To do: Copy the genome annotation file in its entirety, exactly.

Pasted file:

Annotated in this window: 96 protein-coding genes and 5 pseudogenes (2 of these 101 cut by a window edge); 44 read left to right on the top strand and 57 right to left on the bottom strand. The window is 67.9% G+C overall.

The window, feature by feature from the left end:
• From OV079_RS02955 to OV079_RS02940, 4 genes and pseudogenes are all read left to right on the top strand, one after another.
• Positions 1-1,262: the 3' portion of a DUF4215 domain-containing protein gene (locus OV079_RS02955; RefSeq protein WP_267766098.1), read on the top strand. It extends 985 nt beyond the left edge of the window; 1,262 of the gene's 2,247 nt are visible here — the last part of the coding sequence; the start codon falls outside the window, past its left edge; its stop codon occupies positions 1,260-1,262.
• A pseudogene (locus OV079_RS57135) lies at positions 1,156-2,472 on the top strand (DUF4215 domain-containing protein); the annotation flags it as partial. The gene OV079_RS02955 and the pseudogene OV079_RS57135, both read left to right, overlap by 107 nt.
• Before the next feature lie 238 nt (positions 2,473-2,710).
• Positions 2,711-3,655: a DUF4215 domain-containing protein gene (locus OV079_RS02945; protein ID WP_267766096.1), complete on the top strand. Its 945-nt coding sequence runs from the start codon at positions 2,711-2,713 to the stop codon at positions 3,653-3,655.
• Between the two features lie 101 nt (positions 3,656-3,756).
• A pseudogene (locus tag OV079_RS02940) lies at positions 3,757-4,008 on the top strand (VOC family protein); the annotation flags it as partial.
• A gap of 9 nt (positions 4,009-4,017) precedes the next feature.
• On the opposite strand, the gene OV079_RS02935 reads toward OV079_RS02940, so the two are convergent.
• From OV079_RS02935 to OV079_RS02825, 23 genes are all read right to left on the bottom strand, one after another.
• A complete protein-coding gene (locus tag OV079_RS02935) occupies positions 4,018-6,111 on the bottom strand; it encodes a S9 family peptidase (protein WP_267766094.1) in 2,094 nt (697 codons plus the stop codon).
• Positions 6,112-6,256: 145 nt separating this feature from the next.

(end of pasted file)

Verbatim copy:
Annotated in this window: 96 protein-coding genes and 5 pseudogenes (2 of these 101 cut by a window edge); 44 read left to right on the top strand and 57 right to left on the bottom strand. The window is 67.9% G+C overall.

The window, feature by feature from the left end:
• From OV079_RS02955 to OV079_RS02940, 4 genes and pseudogenes are all read left to right on the top strand, one after another.
• Positions 1-1,262: the 3' portion of a DUF4215 domain-containing protein gene (locus OV079_RS02955; RefSeq protein WP_267766098.1), read on the top strand. It extends 985 nt beyond the left edge of the window; 1,262 of the gene's 2,247 nt are visible here — the last part of the coding sequence; the start codon falls outside the window, past its left edge; its stop codon occupies positions 1,260-1,262.
• A pseudogene (locus OV079_RS57135) lies at positions 1,156-2,472 on the top strand (DUF4215 domain-containing protein); the annotation flags it as partial. The gene OV079_RS02955 and the pseudogene OV079_RS57135, both read left to right, overlap by 107 nt.
• Before the next feature lie 238 nt (positions 2,473-2,710).
• Positions 2,711-3,655: a DUF4215 domain-containing protein gene (locus OV079_RS02945; protein ID WP_267766096.1), complete on the top strand. Its 945-nt coding sequence runs from the start codon at positions 2,711-2,713 to the stop codon at positions 3,653-3,655.
• Between the two features lie 101 nt (positions 3,656-3,756).
• A pseudogene (locus tag OV079_RS02940) lies at positions 3,757-4,008 on the top strand (VOC family protein); the annotation flags it as partial.
• A gap of 9 nt (positions 4,009-4,017) precedes the next feature.
• On the opposite strand, the gene OV079_RS02935 reads toward OV079_RS02940, so the two are convergent.
• From OV079_RS02935 to OV079_RS02825, 23 genes are all read right to left on the bottom strand, one after another.
• A complete protein-coding gene (locus tag OV079_RS02935) occupies positions 4,018-6,111 on the bottom strand; it encodes a S9 family peptidase (protein WP_267766094.1) in 2,094 nt (697 codons plus the stop codon).
• Positions 6,112-6,256: 145 nt separating this feature from the next.